The release states:

Journalists and bloggers who write about technology, medical and food topics are among those that are most visible in author profile integrations according to the study by search and social analytics company, Searchmetrics, which analysed Google UK search results relating to one million popular keywords.

Marcus Tober, founder and chief technology officer of Searchmetrics said in a statement:

More writers from US-based sites are appearing in the top 20 because authors generally need to have a profile on the Google+ social network to be displayed in author integrations – and we assume more writers for US sites are on Google+ and also Google has possibly encouraged some US sites to set up their articles for author integrations.

It was surprising to see more than one in ten of the results tested are showing author integrations because this is still a new feature – it’s much higher than I expected.

Searchmetrics top 20 authors with picture and bio bylines

Author, Writes for (includes), Topic, Page 1 integrations*, Total integrations**

  1. Elaine Lemm , NYT, About.com, Food, 581, 1,989
  2. Dr. Melissa Stöppler, WebMDNetwork, Medical, 545, 1,412
  3. Diana Rattray, About.com, Food, 530, 1,529
  4. Tim Fisher, About.com, Technology, 472, 1,897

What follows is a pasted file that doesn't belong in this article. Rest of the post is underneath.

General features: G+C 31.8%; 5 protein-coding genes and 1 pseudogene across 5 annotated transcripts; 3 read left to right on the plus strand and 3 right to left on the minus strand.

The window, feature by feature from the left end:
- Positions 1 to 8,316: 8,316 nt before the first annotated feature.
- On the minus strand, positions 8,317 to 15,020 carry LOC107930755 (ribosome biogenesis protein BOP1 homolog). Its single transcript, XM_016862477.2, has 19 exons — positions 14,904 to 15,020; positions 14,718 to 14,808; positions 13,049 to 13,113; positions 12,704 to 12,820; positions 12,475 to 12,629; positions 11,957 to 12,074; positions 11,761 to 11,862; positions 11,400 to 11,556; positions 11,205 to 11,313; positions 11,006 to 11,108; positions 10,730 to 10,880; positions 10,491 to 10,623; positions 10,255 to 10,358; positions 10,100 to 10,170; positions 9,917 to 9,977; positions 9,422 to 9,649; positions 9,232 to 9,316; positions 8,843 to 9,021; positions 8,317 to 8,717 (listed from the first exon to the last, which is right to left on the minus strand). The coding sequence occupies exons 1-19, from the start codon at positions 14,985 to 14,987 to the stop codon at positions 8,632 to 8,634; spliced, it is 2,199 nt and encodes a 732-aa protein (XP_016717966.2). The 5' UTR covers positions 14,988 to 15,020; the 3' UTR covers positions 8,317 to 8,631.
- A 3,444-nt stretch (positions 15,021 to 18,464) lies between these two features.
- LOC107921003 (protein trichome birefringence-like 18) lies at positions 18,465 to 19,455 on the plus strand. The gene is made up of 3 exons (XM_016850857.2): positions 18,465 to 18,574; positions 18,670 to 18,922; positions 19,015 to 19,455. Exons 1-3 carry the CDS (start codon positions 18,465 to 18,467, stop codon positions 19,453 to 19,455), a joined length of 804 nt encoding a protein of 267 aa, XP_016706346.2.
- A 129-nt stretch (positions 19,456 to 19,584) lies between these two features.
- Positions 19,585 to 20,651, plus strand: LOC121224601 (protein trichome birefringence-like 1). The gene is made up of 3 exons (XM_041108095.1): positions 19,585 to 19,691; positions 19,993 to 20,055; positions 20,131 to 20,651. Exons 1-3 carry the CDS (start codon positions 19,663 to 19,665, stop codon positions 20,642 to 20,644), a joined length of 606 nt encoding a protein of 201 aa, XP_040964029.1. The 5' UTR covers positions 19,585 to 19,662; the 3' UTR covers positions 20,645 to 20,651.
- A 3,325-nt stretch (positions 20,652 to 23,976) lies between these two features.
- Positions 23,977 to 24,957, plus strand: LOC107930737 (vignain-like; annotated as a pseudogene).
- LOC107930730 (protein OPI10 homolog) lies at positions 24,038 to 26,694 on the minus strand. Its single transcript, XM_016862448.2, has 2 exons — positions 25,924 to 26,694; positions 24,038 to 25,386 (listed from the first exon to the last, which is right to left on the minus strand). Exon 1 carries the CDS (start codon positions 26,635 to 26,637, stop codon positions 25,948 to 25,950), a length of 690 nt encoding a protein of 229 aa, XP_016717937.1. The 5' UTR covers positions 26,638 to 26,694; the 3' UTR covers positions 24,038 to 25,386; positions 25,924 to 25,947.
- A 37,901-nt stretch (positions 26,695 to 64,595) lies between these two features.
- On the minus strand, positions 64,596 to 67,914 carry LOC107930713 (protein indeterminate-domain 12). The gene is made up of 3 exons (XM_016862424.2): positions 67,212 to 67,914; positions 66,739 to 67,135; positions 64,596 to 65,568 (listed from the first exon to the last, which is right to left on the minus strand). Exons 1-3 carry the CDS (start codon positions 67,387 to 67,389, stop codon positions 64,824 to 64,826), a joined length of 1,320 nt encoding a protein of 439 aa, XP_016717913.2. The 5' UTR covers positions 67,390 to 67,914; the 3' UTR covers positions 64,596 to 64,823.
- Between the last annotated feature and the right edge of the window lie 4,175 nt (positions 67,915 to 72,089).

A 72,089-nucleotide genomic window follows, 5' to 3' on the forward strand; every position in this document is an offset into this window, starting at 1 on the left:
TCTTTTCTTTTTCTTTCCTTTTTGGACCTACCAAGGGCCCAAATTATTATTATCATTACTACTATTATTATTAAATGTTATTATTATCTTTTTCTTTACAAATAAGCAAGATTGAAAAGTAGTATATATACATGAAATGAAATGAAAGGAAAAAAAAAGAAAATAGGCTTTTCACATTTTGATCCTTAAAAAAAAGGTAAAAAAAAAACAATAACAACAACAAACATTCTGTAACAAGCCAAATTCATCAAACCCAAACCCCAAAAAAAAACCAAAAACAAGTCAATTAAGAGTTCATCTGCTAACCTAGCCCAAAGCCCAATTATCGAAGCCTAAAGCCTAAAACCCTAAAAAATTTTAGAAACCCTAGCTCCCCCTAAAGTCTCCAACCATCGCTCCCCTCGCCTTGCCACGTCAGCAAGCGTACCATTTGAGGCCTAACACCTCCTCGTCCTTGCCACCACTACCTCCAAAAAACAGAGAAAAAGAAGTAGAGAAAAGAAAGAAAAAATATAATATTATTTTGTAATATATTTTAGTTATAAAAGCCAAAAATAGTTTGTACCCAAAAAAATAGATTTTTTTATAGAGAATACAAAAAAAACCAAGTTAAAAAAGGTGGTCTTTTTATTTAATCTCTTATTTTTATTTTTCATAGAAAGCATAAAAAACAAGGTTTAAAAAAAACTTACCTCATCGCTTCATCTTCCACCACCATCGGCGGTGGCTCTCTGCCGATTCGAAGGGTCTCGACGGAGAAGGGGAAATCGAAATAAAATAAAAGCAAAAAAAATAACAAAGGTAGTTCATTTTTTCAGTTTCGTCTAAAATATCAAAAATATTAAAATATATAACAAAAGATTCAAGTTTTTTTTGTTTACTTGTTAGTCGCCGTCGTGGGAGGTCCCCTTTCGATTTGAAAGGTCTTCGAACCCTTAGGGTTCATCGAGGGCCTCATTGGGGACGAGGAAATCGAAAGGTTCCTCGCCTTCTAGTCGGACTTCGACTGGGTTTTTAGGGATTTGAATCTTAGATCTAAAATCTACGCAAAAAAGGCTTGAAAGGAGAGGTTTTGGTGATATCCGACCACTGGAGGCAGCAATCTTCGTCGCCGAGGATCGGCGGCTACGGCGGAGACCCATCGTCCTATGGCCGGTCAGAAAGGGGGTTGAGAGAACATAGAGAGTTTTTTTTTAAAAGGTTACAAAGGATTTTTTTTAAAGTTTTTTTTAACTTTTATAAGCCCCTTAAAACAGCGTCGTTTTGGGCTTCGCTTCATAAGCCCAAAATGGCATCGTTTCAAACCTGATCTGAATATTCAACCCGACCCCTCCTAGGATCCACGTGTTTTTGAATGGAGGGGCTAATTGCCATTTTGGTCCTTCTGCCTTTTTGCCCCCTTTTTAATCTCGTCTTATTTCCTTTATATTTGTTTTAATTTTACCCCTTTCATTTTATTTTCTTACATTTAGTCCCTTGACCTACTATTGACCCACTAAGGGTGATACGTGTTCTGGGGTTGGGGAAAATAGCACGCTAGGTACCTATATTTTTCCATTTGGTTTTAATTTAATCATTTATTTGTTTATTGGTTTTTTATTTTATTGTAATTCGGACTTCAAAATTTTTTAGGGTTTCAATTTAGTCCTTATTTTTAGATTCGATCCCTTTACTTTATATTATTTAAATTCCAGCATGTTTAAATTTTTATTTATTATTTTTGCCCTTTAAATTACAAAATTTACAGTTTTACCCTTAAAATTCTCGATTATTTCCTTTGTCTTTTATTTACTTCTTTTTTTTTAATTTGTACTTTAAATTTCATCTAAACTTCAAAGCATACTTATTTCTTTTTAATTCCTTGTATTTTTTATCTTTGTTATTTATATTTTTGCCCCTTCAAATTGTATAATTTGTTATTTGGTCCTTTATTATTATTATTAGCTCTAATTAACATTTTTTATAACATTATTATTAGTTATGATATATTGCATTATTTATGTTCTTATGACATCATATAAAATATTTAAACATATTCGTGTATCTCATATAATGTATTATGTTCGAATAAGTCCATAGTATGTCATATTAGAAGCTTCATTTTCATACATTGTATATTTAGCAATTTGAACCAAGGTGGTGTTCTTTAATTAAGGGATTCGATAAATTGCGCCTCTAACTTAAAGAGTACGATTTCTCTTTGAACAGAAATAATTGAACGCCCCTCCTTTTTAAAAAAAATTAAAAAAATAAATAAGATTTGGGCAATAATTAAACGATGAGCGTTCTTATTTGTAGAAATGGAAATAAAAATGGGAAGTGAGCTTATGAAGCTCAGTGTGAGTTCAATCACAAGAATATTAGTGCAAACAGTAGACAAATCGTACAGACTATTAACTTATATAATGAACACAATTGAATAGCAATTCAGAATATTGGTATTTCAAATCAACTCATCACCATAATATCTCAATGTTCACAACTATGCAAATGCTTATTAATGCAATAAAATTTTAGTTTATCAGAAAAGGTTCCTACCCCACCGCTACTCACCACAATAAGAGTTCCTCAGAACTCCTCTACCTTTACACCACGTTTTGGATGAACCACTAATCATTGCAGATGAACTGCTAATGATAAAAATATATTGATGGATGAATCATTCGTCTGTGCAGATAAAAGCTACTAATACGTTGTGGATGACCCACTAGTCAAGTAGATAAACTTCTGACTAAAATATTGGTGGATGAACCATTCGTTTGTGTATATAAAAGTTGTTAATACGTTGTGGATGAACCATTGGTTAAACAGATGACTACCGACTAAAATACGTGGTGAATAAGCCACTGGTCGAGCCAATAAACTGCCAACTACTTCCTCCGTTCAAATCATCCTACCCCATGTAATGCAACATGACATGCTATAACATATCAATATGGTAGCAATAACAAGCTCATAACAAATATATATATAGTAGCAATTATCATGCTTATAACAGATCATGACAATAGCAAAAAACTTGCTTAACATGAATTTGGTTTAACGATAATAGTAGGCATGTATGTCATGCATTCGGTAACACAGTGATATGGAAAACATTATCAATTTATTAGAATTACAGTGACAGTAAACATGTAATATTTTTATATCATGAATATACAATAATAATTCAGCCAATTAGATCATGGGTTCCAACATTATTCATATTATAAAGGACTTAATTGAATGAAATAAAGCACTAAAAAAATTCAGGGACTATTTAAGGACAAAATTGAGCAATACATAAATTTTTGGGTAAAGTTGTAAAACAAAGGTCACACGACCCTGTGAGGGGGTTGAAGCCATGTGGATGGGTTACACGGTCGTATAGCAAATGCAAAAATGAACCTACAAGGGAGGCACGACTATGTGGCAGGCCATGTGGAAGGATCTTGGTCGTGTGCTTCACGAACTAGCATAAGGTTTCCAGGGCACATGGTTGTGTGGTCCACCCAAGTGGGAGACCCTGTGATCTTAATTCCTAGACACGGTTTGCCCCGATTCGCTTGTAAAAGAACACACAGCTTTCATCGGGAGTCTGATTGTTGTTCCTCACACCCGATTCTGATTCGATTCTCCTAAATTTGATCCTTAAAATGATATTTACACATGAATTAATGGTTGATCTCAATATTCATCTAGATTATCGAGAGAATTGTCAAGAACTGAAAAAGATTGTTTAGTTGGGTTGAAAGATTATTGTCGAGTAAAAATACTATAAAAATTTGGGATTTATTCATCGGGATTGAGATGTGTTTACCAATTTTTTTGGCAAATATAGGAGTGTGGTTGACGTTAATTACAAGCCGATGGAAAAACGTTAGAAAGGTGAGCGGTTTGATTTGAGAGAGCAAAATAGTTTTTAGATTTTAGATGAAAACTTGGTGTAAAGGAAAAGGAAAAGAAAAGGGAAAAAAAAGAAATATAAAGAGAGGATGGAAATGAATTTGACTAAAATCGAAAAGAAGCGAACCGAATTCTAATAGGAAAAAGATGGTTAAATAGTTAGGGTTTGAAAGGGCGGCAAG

5. Alison Doyle, About.com, Job search, 438, 1,442
  6. Dr. William Shiel, WebMDNetwork, Medical,  403, 866
  7. Dr. Ben Wedro, MDDirect.org, Medical, 328, 877
  8. Dr. John Cunha, WebMDNetwork, Medical, 328, 790
  9. Bradley Mitchell, About.com, Technology, 321, 1,363
  10. Cathy Wong, About.com, Alt Medicine,  316, 839
  11. Stephanie Jaworski, JoyofBaking.com, Food, 307, 1,005
  12. Laura Porter, Visit Britain, About.com, Travel, 281, 1,929
  13. Edward Chester, TrustedReviews.com, Technology, 264, 733
  14. Luke Westaway, CNET UK, Technology, 254, 1,292
  15. Gordon Laing, Cameralabs.com, Photography, 248 , 1,200
  16. Charles Arthur, Guardian, Technology, 218, 1,271
  17. Laura K. Lawless, French, About.com, Languages, 218, 705
  18. Hubertus Keil, Alicante-Spain.com, Travel, 214, 1,070
  19. Adam Pash, Lifehacker, Lifestyle/Tech, 204, 1,311
  20. Richard Trenholm, CNET UK, Technology, 200, 1,931

 

*The number of times a writer appears in author profile integrations displayed on the first page of Google.co.uk search results in Searchmetrics’s study
**The total number of times a writer appears in author profile integrations displayed in Google.co.uk search results in Searchmetrics’s study

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Tool of the week for journalists: Google Follow Your World